The crew from Simon Construction of Waterford began installing the last wildlife culvert on the Long Point Causeway earlier this month.
Port Rowan, ON (Jan. 16, 2017)– Construction of the last of the 12 culverts planned for installation along the Long Point Causeway is underway this week. Another small terrestrial culvert was installed by Robert M. Simon Construction Ltd., of Waterford, in December under the same contract with Norfolk County. As well, a large aquatic culvert was built by Bre-Ex Construction Ltd., of London, in November and about 1,200 metres of exclusion fencing was installed by local contractor Steve Armstrong. All work was done on the section of the Causeway north of Big Creek.
Altogether, the construction and related activities such as engineering services, project management and channel dredging will cost about $640,000 and is being entirely paid for with funding raised by the Long Point World Biosphere Reserve Foundation. Since the project began 10 years ago, the LPWBRF has raised more than $2.7 million for ecological improvements along the Causeway.
This year’s funding has come from Environment Canada’s National Wetland Conservation Fund and Habitat Stewardship Program for Species at Risk, the US National Fish and Wildlife Foundation’s Sustain Our Great Lakes program, Ontario’s Species at Risk Stewardship Program and the Canada-Ontario Agreement on the Great Lakes.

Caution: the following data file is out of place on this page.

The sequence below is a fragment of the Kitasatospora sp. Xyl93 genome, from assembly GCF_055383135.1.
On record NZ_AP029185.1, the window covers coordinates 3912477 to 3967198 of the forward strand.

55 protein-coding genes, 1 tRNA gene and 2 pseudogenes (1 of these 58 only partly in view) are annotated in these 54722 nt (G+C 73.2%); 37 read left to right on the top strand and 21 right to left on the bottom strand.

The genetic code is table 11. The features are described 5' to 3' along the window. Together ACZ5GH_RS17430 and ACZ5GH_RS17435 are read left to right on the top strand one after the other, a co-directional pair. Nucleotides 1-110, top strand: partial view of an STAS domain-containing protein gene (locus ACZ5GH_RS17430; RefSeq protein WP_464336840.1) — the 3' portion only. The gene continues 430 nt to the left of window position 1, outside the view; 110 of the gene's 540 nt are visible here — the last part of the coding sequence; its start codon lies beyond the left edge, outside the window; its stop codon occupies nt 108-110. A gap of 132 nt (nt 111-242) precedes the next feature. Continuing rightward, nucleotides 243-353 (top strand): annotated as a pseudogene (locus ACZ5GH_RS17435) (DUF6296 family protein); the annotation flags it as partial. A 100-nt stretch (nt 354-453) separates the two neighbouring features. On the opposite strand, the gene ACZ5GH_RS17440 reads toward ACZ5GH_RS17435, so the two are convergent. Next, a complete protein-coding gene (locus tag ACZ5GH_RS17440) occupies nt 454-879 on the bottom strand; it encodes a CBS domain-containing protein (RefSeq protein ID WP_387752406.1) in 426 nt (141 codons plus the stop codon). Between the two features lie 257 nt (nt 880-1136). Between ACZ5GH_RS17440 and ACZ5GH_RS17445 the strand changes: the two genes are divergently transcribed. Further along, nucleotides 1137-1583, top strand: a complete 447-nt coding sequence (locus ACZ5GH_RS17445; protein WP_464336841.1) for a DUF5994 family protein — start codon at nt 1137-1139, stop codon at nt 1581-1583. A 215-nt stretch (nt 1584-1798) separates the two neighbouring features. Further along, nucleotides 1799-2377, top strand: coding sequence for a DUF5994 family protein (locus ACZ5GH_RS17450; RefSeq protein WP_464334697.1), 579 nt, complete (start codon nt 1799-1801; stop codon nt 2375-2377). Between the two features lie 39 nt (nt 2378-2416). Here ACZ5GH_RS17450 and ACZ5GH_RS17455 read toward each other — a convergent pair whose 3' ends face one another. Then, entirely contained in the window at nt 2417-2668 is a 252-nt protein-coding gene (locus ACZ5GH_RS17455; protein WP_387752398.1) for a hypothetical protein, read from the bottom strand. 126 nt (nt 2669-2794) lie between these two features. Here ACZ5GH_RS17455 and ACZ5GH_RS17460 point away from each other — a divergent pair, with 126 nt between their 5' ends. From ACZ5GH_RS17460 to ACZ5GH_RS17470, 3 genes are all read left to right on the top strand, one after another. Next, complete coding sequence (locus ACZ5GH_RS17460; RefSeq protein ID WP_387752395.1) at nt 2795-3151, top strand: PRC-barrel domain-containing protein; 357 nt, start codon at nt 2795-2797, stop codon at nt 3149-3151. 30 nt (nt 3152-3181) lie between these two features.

Some of the planned work has been delayed due to the onset of winter weather but will be completed as soon as weather conditions allow.
A worker prepares one of the prefabricated culvert sections for installation in the roadway. The culvert sections are then encased in concrete.
The project’s annual road kill monitoring last summer confirmed the 2015 finding of a reduction of nearly 80 per cent in the number of turtles and snakes killed on the Causeway since the work began in 2008. Since then, nearly six kilometres of exclusion fencing and nine terrestrial and three large aquatic culverts have be installed along the 3.6 kilometer road. The fencing prevents wildlife from climbing onto the road while the culverts provide safe passage under it. The aquatic culverts also restore water connections between the Big Creek Marsh and Long Point Bay.
The Long Point Causeway Improvement Project was initiated and is managed by a steering Committee (LPCIPC) comprised of representatives from 12 local organizations and government agencies and several individuals well-known in the community. The LPCIPC receives financial and administrative support from the Long Point World Biosphere Reserve Foundation, which has promoted research, monitoring, education and projects that support the goals of conservation and sustainable use in the Biosphere Reserve since 1986.